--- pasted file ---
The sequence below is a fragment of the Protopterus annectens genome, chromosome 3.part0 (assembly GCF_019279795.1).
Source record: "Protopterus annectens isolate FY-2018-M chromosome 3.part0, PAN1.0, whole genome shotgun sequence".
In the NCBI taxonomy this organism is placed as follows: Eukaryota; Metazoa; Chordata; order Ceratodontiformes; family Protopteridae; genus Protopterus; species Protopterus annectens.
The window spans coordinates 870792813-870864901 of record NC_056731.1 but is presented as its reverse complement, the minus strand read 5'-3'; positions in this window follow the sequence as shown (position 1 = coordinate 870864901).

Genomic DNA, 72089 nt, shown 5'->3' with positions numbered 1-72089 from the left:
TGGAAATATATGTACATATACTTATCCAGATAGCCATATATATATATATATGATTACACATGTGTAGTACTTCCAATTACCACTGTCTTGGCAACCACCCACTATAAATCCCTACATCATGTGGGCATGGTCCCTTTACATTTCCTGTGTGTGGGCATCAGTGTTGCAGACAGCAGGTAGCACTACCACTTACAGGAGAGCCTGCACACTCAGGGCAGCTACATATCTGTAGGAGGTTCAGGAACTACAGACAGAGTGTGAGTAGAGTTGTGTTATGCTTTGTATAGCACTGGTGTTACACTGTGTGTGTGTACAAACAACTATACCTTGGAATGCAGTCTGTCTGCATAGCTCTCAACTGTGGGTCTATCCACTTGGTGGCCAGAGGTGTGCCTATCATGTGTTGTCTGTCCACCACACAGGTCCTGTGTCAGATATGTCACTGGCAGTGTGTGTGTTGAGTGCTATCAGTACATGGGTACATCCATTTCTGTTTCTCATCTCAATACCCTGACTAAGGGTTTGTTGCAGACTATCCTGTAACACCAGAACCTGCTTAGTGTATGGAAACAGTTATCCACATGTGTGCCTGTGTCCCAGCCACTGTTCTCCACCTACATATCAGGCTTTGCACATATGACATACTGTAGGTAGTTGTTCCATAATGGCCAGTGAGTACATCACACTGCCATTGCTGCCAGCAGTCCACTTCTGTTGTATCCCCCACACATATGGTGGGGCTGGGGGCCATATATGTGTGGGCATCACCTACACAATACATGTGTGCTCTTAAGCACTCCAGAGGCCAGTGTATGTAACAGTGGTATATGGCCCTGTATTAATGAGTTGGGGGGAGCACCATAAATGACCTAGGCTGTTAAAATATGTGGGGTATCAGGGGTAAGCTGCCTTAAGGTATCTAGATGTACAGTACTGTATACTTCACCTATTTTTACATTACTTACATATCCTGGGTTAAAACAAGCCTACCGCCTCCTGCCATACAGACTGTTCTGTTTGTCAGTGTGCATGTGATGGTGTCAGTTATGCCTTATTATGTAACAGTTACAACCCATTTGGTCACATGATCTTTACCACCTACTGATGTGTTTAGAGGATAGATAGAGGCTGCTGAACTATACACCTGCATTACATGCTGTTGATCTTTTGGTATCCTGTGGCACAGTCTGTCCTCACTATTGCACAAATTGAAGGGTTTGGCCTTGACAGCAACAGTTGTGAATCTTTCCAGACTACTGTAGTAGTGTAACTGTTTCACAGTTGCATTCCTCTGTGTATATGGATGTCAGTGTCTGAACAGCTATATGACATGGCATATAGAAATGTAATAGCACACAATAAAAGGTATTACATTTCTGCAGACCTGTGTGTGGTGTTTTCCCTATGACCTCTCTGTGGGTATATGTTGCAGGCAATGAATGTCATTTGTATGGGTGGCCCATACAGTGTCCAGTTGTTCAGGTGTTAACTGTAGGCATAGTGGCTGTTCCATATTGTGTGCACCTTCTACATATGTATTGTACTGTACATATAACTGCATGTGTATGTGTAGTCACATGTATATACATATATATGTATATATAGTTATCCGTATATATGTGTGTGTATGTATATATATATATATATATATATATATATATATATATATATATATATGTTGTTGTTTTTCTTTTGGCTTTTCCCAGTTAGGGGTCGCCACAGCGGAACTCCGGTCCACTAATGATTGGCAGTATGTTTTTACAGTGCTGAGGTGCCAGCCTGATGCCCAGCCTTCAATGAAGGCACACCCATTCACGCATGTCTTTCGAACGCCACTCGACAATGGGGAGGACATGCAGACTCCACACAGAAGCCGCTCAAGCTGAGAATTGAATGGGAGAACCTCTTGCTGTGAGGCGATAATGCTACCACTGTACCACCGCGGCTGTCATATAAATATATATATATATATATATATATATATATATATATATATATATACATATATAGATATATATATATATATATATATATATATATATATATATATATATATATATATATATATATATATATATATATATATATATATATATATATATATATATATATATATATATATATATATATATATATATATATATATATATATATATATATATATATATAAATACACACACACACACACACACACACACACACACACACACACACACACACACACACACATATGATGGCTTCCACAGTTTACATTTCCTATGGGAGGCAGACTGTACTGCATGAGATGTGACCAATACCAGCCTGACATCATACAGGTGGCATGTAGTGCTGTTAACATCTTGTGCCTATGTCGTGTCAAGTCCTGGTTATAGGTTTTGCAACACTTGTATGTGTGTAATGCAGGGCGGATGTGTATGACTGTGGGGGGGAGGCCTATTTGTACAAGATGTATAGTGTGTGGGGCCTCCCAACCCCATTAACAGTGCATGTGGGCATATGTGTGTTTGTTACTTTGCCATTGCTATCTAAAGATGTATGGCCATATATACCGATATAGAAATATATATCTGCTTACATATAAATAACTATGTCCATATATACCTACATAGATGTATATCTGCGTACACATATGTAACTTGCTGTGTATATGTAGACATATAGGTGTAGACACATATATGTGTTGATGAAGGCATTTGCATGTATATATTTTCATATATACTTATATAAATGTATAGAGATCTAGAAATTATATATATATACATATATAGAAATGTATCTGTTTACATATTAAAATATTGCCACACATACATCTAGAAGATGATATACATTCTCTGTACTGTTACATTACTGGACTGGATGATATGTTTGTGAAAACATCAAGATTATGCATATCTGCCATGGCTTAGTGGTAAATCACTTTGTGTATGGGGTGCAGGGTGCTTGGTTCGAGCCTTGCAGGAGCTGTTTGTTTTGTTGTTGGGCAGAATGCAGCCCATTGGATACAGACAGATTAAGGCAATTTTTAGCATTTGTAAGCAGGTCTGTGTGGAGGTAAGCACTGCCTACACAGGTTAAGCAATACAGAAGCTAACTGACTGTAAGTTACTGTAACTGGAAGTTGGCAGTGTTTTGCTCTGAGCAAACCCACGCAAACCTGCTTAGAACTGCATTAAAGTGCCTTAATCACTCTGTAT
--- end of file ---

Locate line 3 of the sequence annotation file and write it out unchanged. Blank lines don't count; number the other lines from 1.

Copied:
In the NCBI taxonomy this organism is placed as follows: Eukaryota; Metazoa; Chordata; order Ceratodontiformes; family Protopteridae; genus Protopterus; species Protopterus annectens.